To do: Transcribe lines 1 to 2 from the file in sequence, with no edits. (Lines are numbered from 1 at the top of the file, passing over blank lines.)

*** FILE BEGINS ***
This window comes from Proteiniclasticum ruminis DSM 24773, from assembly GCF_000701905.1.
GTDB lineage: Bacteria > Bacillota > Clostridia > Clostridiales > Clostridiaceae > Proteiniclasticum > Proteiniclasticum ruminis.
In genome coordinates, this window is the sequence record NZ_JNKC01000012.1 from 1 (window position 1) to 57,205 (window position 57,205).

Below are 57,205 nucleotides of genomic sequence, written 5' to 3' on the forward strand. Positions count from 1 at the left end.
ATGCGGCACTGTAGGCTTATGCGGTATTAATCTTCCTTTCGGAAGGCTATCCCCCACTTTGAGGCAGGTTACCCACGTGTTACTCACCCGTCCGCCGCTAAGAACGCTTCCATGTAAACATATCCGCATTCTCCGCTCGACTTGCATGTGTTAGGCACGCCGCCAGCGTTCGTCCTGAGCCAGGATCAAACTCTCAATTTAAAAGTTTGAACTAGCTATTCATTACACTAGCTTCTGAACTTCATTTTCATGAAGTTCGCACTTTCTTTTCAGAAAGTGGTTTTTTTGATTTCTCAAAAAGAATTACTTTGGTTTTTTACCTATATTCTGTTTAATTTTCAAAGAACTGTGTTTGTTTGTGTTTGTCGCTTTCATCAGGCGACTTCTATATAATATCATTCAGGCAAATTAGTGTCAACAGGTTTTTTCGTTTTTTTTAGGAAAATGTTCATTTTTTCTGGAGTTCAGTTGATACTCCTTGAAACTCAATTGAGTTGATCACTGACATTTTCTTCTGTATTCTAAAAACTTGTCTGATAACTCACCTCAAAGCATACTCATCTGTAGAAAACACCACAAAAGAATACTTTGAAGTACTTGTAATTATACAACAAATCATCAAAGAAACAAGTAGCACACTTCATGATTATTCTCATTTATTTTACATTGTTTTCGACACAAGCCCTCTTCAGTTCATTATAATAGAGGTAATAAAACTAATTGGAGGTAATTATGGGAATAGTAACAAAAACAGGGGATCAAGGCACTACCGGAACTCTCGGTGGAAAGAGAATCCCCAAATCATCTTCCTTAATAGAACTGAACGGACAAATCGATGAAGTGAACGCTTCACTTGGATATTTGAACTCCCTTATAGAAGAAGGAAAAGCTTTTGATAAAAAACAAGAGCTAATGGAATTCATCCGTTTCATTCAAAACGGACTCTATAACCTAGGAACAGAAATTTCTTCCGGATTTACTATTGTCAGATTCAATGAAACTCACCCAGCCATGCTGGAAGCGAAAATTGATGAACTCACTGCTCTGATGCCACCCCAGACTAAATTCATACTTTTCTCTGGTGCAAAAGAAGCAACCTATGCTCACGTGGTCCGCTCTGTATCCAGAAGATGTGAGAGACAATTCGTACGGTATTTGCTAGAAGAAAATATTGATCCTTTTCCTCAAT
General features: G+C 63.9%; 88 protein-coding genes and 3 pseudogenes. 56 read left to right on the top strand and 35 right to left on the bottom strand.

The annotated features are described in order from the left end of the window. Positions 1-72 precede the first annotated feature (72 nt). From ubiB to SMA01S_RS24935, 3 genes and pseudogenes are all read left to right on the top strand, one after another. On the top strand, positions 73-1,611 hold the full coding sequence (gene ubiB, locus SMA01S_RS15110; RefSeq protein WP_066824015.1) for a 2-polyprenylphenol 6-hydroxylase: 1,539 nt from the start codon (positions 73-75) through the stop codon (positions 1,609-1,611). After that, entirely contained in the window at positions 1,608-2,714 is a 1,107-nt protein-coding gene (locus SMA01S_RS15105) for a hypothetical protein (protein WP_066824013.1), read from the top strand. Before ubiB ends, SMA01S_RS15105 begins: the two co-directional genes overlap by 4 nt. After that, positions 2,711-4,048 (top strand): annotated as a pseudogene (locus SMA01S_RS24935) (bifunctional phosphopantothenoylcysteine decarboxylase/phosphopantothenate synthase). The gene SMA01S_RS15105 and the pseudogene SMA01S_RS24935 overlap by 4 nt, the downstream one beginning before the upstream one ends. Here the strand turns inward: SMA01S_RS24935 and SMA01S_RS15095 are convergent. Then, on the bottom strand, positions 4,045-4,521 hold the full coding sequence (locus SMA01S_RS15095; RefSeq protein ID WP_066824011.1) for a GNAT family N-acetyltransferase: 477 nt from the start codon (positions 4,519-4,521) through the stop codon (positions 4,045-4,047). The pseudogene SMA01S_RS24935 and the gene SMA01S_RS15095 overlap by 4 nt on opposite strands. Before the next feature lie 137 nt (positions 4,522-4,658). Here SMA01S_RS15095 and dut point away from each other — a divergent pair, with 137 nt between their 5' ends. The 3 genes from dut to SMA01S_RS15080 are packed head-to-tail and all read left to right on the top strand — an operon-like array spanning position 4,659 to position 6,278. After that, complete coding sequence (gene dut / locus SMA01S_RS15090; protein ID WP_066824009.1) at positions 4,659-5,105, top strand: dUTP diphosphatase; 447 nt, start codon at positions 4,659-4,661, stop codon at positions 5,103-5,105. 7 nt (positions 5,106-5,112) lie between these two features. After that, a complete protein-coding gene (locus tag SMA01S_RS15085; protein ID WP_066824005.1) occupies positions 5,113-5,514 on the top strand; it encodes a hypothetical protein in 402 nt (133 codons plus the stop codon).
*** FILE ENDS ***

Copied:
This window comes from Proteiniclasticum ruminis DSM 24773, from assembly GCF_000701905.1.
GTDB lineage: Bacteria > Bacillota > Clostridia > Clostridiales > Clostridiaceae > Proteiniclasticum > Proteiniclasticum ruminis.